It works for me with refrigerant gases (air conditioning), and I bet there are Alco or Sporlan valves and electrical coils that would control water flow, as well. As you can see, maintaining a boat has taught me to think outside the box. LOL If avoiding the failed water heater is important and you want to have some automation to the fix, you may want to looking into the solenoid and coil idea, but don't expect your local plumber to come up with this. It's likely a system you'll have to research and engineer yourself. But, hey, if I figure this out and understand it, it's not that hard.
The water heater was the first major appliance we had to replace and what a nightmare. It didn't fit out any of the doorways - had to beat it to death with a sledge hammer to crumple it enough to get it out the door and getting the new one in was no picnic. It lasted 26 years, though. :) They don't make stuff like they used to. The ice maker lasted 27 years, and the washer/dryer lasted 28 years. I don't even want to think about what might be next.
 

swirt

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We have redundant systems on just about everything important. For example, when our water pump decides to take an unexpected vacation, we can turn a couple of valves and have the other water pump step up to the plate. We like to have one operated by DC (battery) current and the other by AC current. Our third source, of course, is just the dockside city water hookup. When we are out of power, we can still run off of battery power (or just start the generator!).
If you set up your water heaters with manual shut offs much like we do with water pump systems, where you control what's being used (that's the key - "manual") by bringing one online and the other offline, you make the system use whichever water heater you direct it to use. It doesn't take long to heat a tank of water when you find out your main water heater went ka-pooey. We do this kind of plumbing with lots of things - water, sewage, fuel systems, electric, air conditioning, etc.
As for automation....you know as I sit here and think about it...this may possible with a little creativity. You could use electrically controlled solenoid valves controlled by a relay and a sensor set up to know when a water heater failed (could be a temparature sensor that triggers a relay which triggers the solenoid which moves a valve) and would then move the valves into the "other" position taking the failed heater offline and bringing the auxillary heater online. When a sensor tells a relay to "swap", an electrically controlled magnet moves a valve and allows the pipe contents to start running in a different direction. Another relay could control the on/off of each water heater.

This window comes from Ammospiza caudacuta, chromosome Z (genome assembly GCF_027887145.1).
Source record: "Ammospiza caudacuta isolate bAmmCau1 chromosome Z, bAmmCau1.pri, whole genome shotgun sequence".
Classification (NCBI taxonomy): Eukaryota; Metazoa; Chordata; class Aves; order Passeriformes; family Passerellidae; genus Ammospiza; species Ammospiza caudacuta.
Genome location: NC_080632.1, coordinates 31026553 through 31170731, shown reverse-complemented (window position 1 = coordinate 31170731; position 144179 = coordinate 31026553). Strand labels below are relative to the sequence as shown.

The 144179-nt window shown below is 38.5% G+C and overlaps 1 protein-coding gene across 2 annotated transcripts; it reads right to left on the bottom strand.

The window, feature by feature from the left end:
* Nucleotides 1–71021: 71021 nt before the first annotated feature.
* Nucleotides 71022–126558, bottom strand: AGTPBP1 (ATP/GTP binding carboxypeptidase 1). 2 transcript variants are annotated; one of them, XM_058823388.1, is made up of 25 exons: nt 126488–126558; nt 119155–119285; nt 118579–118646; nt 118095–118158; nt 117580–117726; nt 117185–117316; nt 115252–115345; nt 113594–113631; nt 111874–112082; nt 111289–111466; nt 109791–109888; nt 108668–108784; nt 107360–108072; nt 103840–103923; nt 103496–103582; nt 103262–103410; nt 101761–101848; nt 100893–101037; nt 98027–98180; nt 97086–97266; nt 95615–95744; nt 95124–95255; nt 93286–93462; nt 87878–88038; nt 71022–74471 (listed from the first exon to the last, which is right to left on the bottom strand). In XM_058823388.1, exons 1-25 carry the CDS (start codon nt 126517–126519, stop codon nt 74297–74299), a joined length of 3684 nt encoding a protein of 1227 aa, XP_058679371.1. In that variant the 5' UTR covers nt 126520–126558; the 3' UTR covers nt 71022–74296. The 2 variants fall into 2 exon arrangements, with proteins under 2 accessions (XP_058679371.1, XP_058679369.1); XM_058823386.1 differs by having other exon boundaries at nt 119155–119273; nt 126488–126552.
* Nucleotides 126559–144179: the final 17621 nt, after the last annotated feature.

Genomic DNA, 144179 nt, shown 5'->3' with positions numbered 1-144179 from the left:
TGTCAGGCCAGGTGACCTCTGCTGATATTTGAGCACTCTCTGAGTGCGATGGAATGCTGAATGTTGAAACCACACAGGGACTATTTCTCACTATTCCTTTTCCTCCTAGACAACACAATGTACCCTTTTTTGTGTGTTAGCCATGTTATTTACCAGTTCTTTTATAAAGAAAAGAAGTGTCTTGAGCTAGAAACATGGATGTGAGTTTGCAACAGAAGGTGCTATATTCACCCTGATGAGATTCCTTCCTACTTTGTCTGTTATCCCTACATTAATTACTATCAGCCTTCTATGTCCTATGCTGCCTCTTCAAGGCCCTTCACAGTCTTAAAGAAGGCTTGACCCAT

It works for me with refrigerant gases (air conditioning), and I bet there are Alco or Sporlan valves and electrical coils that would control water flow, as well. As you can see, maintaining a boat has taught me to think outside the box. LOL If avoiding the failed water heater is important and you want to have some automation to the fix, you may want to looking into the solenoid and coil idea, but don't expect your local plumber to come up with this. It's likely a system you'll have to research and engineer yourself. But, hey, if I figure this out and understand it, it's not that hard.
The water heater was the first major appliance we had to replace and what a nightmare. It didn't fit out any of the doorways - had to beat it to death with a sledge hammer to crumple it enough to get it out the door and getting the new one in was no picnic. It lasted 26 years, though. :) They don't make stuff like they used to. The ice maker lasted 27 years, and the washer/dryer lasted 28 years. I don't even want to think about what might be next..
I looked into the home crafted method. It can be done with some work, but the problem is (like in SeaShany's case) that if one is electric and one is gas, when the electric goes down due to power outage, so does the electric switching device. You end up in kind a of old lady who swallowed the fly, then the spider then the bird... kind of situation. You build the electric autoswitch, then you build a backup electric system, then you build the thermostat failure backup, then you build the system to notify you there is a problem because you don't realize one of the tanks has quit working... the logic of it was fun for a while, but the reality of it is it is easier to just go the basement, touch the outging pipes to figure out which is cold and then throw the valve by hand.